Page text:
The Uruk World System
The Dynamics of Expansion of Early Mesopotamian Civilization
In The Uruk World System, Guillermo Algaze concentrates instead on the unprecedented and wide-ranging process of external expansion that coincided with the rapid initial crystallization of Mesopotamian civilization. He contends that the rise of early Sumerian polities cannot be understood without also taking into account developments in surrounding peripheral areas.
Algaze reviews an extensive body of archaeological evidence for cross-cultural exchange between the nascent city-states in the Mesopotamian lowlands and communities in immediately surrounding areas. He shows that at their very inception the more highly integrated lowland centers succeeded in establishing a variety of isolated, far-flung outposts in areas at the periphery of the Mesopotamian lowlands. Embedded in an alien hinterland characterized by demonstrably less complex societies, the outposts were commonly established at the apex of preexisting regional settlement hierarchies and invariably at focal nodes astride important trade routes. Algaze argues that these early colonial out-posts served as collection points for coveted peripheral resources acquired in exchange for core manufactures and that they reflect an inherently asymmetrical system of economic hegemony that extended far beyond areas under the direct political control of Sumerian polities in southern Mesopotamia. From this he concludes that economic exploitation of less developed peripheral areas was integral to the earliest development of civilization in the ancient Near East.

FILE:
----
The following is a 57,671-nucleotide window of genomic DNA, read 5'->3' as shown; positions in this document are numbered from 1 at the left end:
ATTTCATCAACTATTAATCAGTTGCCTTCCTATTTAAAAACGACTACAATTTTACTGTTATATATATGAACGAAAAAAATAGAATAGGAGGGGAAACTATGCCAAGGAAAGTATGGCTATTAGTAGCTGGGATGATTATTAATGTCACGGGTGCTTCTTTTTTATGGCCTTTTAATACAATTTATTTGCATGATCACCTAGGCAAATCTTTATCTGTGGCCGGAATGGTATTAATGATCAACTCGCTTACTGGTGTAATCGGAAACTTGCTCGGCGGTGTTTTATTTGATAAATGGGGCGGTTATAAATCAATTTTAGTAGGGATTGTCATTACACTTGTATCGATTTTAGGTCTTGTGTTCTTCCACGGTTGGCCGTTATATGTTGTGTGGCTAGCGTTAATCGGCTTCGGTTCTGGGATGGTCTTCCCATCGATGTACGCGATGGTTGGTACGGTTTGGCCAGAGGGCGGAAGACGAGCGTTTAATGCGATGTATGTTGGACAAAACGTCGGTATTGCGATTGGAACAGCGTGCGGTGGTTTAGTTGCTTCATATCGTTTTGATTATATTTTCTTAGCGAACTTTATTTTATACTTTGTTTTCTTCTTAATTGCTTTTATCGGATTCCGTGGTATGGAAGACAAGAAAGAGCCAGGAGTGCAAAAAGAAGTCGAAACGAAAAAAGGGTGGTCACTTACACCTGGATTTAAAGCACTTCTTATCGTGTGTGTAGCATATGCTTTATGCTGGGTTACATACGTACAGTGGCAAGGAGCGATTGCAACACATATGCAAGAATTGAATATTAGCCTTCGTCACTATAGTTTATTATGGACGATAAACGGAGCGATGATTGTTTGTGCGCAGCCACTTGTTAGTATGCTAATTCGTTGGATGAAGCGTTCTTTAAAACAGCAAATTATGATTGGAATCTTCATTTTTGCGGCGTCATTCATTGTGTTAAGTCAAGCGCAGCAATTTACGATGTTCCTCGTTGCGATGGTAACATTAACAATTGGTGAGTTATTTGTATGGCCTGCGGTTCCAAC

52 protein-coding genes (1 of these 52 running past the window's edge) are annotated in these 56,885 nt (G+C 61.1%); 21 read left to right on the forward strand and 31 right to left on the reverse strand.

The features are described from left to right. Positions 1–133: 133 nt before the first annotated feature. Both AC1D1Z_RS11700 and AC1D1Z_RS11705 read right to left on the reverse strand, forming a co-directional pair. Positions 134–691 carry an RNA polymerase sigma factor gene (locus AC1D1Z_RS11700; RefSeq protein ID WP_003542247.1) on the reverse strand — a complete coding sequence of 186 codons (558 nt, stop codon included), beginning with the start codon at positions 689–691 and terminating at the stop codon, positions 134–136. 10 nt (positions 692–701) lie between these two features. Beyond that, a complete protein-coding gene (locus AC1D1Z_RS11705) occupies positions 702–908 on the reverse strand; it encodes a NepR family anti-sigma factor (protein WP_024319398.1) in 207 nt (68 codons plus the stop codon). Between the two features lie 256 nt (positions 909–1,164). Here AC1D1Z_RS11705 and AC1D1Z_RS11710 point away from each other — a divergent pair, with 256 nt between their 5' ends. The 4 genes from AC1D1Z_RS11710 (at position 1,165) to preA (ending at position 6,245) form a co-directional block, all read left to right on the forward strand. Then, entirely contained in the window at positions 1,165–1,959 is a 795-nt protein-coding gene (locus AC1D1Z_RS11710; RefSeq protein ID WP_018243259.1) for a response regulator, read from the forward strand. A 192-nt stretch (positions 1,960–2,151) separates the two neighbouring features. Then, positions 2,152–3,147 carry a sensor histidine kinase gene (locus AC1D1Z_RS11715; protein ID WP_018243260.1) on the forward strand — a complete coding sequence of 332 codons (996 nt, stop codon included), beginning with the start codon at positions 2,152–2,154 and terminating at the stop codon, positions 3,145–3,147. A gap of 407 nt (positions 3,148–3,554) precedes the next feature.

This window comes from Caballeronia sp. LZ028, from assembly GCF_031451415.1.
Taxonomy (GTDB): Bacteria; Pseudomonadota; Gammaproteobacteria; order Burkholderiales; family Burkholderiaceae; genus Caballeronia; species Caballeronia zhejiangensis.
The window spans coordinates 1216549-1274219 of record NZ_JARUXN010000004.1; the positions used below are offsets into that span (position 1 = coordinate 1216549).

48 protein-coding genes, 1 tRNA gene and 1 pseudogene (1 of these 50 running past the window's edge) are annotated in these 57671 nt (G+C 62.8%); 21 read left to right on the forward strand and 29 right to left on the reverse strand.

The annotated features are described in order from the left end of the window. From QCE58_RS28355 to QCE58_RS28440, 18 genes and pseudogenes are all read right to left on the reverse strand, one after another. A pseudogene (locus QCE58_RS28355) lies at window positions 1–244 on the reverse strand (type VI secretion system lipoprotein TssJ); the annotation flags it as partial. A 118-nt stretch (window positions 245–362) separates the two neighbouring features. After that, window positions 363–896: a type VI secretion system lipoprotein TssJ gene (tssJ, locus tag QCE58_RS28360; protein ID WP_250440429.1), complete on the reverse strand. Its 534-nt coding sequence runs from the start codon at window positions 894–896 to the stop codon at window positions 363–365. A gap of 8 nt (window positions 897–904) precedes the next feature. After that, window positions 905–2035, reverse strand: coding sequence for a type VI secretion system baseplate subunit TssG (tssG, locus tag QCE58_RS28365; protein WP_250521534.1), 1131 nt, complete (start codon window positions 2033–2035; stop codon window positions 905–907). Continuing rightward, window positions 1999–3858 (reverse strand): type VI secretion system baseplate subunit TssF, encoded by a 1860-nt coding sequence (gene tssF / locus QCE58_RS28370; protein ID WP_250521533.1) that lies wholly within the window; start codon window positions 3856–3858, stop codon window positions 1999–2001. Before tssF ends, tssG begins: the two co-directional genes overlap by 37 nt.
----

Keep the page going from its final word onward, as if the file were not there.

2. Uruk sites in the Susiana plain of Khuzestan
3. Uruk settlements in the Syro-Mesopotamian plains and surrounding highlands
4. The function of Uruk settlements in the Syro-Mesopotamian plains and surrounding highlands
5. The late Chalcolithic period in Syro-Mesopotamia
6. Social change in the northern periphery and the collapse of the Uruk expansion
8. The Uruk expansion : new interpretations and new data